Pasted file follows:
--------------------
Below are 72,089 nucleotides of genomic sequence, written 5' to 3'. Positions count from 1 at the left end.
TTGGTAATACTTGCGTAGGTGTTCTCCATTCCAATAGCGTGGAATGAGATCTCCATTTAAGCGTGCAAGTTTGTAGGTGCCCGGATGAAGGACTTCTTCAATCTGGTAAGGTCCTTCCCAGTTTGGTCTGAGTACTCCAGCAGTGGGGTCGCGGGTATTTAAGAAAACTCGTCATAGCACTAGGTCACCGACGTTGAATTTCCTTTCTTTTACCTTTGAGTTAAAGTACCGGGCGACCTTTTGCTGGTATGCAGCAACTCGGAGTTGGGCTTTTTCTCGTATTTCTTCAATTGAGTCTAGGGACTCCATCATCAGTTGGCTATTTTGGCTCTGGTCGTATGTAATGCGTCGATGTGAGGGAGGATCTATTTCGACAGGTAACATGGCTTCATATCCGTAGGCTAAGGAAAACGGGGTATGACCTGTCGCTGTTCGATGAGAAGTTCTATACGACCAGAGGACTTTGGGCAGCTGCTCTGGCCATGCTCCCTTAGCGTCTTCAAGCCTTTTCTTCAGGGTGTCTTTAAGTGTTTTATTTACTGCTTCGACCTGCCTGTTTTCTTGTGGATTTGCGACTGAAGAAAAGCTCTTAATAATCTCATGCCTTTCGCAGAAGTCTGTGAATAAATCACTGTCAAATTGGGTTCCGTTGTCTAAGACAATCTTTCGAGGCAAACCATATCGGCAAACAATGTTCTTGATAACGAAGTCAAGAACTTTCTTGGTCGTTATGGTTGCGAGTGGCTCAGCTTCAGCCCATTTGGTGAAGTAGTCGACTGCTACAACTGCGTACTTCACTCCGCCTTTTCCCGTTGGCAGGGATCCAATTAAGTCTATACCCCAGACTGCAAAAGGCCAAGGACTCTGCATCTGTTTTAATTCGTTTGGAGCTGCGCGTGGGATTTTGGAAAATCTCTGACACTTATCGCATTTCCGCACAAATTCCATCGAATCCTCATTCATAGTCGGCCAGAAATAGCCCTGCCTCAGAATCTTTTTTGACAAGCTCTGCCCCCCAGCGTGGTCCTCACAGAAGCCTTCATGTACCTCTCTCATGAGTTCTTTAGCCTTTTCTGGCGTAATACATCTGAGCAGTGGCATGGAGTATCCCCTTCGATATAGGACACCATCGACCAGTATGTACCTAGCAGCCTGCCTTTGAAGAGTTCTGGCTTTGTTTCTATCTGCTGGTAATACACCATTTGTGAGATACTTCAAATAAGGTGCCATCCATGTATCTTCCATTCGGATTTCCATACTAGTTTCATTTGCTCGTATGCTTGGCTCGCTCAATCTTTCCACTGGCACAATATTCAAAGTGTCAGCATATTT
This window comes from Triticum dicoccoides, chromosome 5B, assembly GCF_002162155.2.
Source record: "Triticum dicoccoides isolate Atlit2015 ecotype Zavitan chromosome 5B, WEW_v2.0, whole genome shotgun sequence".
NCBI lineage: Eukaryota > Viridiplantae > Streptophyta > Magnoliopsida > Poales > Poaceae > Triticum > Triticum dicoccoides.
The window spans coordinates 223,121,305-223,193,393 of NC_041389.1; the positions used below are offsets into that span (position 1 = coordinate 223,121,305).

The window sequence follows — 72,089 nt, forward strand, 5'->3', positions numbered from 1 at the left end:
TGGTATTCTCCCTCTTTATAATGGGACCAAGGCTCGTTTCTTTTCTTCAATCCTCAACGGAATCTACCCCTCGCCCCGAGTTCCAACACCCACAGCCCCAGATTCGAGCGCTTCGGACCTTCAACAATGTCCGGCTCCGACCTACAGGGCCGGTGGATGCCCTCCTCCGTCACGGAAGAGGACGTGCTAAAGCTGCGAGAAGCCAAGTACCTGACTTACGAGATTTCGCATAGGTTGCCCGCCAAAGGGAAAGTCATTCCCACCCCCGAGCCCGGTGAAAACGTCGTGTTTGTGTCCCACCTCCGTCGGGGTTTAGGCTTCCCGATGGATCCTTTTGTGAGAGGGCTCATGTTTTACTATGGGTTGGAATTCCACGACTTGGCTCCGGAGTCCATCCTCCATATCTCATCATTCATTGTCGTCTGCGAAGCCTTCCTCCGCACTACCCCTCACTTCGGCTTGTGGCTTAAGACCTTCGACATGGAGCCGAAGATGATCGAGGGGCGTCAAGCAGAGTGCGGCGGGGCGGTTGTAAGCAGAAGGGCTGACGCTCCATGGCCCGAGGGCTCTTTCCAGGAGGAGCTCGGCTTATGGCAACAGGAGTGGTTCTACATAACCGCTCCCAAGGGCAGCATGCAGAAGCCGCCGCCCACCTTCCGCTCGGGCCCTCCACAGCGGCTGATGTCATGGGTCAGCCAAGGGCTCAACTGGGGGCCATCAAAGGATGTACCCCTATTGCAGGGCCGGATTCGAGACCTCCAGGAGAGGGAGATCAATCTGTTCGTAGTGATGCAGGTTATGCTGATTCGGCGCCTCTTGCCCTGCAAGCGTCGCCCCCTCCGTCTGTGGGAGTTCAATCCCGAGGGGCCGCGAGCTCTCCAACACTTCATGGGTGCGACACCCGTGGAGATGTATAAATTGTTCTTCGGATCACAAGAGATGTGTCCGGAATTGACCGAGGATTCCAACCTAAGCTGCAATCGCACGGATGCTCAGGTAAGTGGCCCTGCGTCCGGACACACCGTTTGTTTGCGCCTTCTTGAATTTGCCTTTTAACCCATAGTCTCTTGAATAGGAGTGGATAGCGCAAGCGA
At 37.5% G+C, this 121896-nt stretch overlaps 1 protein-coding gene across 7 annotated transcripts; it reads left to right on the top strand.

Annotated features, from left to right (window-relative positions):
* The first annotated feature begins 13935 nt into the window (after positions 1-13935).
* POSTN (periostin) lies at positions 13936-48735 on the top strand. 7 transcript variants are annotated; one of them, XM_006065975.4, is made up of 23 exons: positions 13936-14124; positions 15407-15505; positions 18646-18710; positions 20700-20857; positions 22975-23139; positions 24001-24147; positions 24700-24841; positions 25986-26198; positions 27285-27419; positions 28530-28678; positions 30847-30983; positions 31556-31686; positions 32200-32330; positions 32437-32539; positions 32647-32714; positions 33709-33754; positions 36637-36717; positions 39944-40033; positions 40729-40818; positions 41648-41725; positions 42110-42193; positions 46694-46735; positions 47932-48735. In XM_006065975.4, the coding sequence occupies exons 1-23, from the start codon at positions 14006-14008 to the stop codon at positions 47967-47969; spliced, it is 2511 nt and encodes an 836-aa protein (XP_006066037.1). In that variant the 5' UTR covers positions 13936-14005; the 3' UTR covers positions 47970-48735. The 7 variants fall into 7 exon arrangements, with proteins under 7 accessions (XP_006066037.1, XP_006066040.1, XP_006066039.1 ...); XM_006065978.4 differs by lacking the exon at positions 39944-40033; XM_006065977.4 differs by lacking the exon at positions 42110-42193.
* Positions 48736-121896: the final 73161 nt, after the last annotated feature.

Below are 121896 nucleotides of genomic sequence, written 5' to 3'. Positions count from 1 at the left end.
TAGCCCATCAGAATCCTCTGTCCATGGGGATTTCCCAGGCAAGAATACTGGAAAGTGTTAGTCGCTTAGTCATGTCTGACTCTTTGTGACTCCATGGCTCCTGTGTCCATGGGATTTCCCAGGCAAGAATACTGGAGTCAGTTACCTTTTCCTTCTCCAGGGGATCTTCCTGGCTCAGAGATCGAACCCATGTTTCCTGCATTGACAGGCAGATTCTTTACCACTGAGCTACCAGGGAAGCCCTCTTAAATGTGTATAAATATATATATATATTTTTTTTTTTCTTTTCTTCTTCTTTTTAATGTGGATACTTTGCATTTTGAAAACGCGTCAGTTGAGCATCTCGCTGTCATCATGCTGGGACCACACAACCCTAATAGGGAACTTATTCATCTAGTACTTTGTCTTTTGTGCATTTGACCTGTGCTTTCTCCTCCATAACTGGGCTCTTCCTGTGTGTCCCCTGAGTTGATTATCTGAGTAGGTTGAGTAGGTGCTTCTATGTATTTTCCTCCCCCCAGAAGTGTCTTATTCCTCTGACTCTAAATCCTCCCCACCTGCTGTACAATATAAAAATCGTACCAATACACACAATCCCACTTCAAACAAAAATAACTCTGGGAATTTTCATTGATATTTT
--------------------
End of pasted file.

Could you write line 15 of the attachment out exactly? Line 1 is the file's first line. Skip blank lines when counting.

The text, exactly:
TAGCCCATCAGAATCCTCTGTCCATGGGGATTTCCCAGGCAAGAATACTGGAAAGTGTTAGTCGCTTAGTCATGTCTGACTCTTTGTGACTCCATGGCTCCTGTGTCCATGGGATTTCCCAGGCAAGAATACTGGAGTCAGTTACCTTTTCCTTCTCCAGGGGATCTTCCTGGCTCAGAGATCGAACCCATGTTTCCTGCATTGACAGGCAGATTCTTTACCACTGAGCTACCAGGGAAGCCCTCTTAAATGTGTATAAATATATATATATATTTTTTTTTTTCTTTTCTTCTTCTTTTTAATGTGGATACTTTGCATTTTGAAAACGCGTCAGTTGAGCATCTCGCTGTCATCATGCTGGGACCACACAACCCTAATAGGGAACTTATTCATCTAGTACTTTGTCTTTTGTGCATTTGACCTGTGCTTTCTCCTCCATAACTGGGCTCTTCCTGTGTGTCCCCTGAGTTGATTATCTGAGTAGGTTGAGTAGGTGCTTCTATGTATTTTCCTCCCCCCAGAAGTGTCTTATTCCTCTGACTCTAAATCCTCCCCACCTGCTGTACAATATAAAAATCGTACCAATACACACAATCCCACTTCAAACAAAAATAACTCTGGGAATTTTCATTGATATTTT